ALBUM TITLE: Schubert
WORKS: Piano Quintet in A, D667 (Trout); String Trio in B flat, D471; String Trio in B flat, D581
PERFORMER: Leopold String Trio; Graham Mitchell (double bass), Paul Lewis (piano)
CATALOGUE NO: CDA 67527
Schubert’s Trout Quintet is a superb example of home-entertainment music that transcended its modest ambitions and grew into an almost perfect masterpiece. But it’s possible to be too fixated on the romantic sublime element – to forget that it’s also supposed to be good, friendly fun. No modern recording maintains that delicate balance better than Christian Zacharias and the Leipzig Quartet on the Dabringhaus und Grimm label. In comparison this new version is competent – sometimes more than competent – but often flat. Paul Lewis starts well, shaping the piano’s first quiet phrases with refined care. But the mercurial side of Schubert’s complex character, brought out so lovingly by Zacharias, only manages an occasional sparkle in Lewis’s hands. The finale theme’s quirky adventures are surprisingly charmless – and you just can’t have a Trout without charm. On the other side of the emotional coin, the players do attempt to bring out the darker drama of the fourth movement, but the big crescendo in Variation III is a bit crude.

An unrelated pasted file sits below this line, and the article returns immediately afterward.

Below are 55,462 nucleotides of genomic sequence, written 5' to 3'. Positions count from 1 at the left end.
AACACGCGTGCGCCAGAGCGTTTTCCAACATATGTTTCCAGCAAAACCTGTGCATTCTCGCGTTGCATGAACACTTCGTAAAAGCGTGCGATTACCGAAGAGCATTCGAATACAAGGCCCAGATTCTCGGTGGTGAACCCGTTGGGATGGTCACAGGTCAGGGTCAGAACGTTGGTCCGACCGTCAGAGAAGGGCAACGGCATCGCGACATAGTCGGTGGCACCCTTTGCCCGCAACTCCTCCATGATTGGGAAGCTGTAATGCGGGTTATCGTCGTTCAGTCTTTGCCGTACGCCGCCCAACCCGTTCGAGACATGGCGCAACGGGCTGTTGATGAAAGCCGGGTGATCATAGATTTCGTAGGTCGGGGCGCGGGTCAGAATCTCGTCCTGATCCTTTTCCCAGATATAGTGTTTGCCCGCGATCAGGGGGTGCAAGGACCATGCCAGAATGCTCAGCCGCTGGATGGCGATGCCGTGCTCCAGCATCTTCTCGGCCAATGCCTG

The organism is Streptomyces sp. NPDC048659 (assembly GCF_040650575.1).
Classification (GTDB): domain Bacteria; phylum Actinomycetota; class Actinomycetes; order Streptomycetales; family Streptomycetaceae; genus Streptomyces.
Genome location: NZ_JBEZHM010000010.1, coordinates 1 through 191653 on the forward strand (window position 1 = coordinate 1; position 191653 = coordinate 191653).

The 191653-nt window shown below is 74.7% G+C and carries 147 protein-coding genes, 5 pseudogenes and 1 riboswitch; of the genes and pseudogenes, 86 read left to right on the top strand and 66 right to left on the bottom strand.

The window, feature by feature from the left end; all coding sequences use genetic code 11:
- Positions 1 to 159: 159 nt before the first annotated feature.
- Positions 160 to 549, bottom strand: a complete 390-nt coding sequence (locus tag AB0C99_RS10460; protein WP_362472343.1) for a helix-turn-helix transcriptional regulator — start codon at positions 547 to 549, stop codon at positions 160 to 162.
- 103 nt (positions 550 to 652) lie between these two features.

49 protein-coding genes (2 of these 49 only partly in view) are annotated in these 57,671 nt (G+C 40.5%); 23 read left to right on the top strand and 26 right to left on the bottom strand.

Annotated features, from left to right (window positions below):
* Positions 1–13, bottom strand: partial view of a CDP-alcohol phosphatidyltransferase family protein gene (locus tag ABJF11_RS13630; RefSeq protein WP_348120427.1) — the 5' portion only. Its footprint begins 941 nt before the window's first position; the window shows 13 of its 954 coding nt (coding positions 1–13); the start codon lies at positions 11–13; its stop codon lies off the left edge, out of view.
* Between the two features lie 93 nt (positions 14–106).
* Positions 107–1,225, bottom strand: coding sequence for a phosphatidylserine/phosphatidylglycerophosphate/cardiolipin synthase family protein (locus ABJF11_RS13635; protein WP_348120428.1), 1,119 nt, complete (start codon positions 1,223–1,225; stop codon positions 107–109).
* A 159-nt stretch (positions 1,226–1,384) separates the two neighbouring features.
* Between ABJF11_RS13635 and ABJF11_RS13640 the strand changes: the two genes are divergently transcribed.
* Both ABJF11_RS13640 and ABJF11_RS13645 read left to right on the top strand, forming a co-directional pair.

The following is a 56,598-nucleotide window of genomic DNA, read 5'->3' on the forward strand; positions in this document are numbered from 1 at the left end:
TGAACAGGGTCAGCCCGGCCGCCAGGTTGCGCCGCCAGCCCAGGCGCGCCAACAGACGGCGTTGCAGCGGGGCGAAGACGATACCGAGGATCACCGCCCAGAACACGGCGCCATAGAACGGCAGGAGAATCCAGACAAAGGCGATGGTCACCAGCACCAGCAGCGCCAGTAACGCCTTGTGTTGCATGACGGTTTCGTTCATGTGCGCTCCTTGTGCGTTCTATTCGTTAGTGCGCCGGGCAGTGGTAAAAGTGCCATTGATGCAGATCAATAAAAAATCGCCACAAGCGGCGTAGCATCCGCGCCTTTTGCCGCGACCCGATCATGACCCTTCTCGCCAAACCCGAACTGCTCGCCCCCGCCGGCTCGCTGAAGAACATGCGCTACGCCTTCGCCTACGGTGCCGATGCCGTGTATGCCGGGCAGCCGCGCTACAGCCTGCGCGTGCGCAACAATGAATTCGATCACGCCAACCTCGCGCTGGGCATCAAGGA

If this review has concentrated on Lewis, that’s because he emerges as the strongest character – apart perhaps from bassist Graham Mitchell. The three upper strings are cultivated enough, and they show more enthusiasm in the Trout than they do in the two early trios, but they still tend to be rather dour. Their use of what appears to be a relatively clean, uncorrupted text in D581 isn’t enough to displace the Leipzigers – a clear recommendation there. Stephen Johnson